Posted on May 7, 2011

Pathfinding + Steering behaviors

If you’ve been following me on twitter, you know that I’ve made some progress with my navigation mesh + steering behavior. For the past month or so, I developed a pathfinding solution using a navigation mesh for Unity3D (previous posts herehere and here). It was quite challenging at first and then became an obsession. I wasn’t satisfied by the solution currently available on Unity3D, A* Pathfinding by Aron Granberg and others A* script on the Unity Community Wiki. So I needed to build my own solution, lightweight and simple.

NavMesh + Steering behavior

48 agents moving around on the navigation mesh with a time-step under 1ms. For my game, it’s pretty close to what I called lightweight. For the simple part, I’ll come to that in the next weeks.

So what it’s at work in the demo?

Navigation Mesh pathfinding
I’m sure you can find better explanation of this subject on the web (like here and here), but here my understanding. In most case, an AI doesn’t need complex logics to find his way around your level (line-of-sight, waypoints patrol, move-to-target can be enough), good example by Subvert Games. When your level has big obstacles (cliffs, bridges, etc.), you need a system to describe the walkable areas in the level. The most simple and straight forward solution is the waypoints network, like Hasho’s one. Waypoints network are reliable for car-on-rail-movement and when you want some sort of smooth-line or crowd, the network doesn’t possess enough information for the AI and it can very well ends up in a wall or a ditch. Then, your solution is a navigation mesh: meshes are a simple way to describe a complex network with enough information to allow smooth path and multiple agents.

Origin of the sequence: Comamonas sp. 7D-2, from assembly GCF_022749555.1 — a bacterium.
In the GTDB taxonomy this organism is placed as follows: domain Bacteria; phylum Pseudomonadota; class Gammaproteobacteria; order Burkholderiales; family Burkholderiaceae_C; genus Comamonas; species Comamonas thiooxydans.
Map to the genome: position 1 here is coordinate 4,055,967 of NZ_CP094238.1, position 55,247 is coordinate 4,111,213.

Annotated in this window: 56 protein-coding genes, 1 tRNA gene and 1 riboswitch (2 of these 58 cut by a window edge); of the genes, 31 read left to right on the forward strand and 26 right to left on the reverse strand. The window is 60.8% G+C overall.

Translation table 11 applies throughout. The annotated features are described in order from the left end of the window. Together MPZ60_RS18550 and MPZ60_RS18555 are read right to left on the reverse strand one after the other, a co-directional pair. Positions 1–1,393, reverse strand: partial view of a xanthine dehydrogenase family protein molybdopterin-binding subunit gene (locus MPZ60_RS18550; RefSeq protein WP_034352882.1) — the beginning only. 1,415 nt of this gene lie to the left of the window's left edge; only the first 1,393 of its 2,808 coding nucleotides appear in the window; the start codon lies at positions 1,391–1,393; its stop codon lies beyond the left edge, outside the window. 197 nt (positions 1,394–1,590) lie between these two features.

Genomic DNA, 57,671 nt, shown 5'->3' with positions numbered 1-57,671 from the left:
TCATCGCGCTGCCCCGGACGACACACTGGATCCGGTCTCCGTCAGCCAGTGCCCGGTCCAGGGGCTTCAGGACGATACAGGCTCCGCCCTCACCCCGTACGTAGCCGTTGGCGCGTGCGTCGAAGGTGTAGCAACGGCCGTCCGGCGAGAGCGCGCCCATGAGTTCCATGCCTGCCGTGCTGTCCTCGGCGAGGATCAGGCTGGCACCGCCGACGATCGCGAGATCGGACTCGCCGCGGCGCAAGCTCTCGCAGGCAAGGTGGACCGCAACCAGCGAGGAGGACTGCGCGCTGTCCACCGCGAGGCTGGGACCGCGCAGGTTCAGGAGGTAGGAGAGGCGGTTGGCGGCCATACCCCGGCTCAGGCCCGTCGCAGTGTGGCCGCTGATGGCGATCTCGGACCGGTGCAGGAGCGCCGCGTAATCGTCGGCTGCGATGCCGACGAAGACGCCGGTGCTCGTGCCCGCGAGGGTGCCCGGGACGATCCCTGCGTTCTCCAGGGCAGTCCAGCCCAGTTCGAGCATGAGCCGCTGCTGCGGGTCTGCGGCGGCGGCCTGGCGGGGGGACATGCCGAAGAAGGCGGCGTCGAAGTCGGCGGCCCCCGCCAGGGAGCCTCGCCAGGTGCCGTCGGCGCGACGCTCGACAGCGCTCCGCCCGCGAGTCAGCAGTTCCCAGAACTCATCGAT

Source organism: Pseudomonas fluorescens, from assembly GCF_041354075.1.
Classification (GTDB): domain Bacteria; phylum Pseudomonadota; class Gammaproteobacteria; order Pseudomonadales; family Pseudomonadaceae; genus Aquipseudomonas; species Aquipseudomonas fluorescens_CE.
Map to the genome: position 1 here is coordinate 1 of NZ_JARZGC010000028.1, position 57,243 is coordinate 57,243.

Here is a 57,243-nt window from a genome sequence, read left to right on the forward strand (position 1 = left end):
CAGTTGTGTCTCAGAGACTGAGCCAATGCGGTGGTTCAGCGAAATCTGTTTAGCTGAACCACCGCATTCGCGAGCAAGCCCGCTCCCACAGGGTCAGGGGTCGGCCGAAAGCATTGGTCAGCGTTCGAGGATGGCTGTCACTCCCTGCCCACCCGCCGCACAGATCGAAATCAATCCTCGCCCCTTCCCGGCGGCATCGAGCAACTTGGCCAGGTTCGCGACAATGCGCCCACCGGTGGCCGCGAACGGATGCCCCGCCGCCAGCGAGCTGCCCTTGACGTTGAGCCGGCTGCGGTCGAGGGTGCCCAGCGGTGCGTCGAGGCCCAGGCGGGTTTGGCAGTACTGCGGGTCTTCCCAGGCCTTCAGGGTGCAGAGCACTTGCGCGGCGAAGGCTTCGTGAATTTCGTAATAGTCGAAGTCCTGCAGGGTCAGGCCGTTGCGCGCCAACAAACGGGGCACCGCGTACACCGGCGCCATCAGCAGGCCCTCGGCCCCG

Mesh simplification, network initialization, heuristic calculation, A* pathfinding are all working asynchronously across a maximum timestep so it can split the process across frames, thus allowing your game to work harder on graphics, physics, networking, etc.

Steering behavor
Following my last post, I tried UnitySteer but could not work my way through this big (and complete) library. Once more, I ended up with my own simple solution. For the demo above, a simple path follow, separation and mesh containment is at work, thus producing the nice crowd-path-follow behavior I was looking for since the beginning of my journey.

I still have tweaks to play with, and I’ll try to submit it on the Asset Store by the end of this month, no promises.

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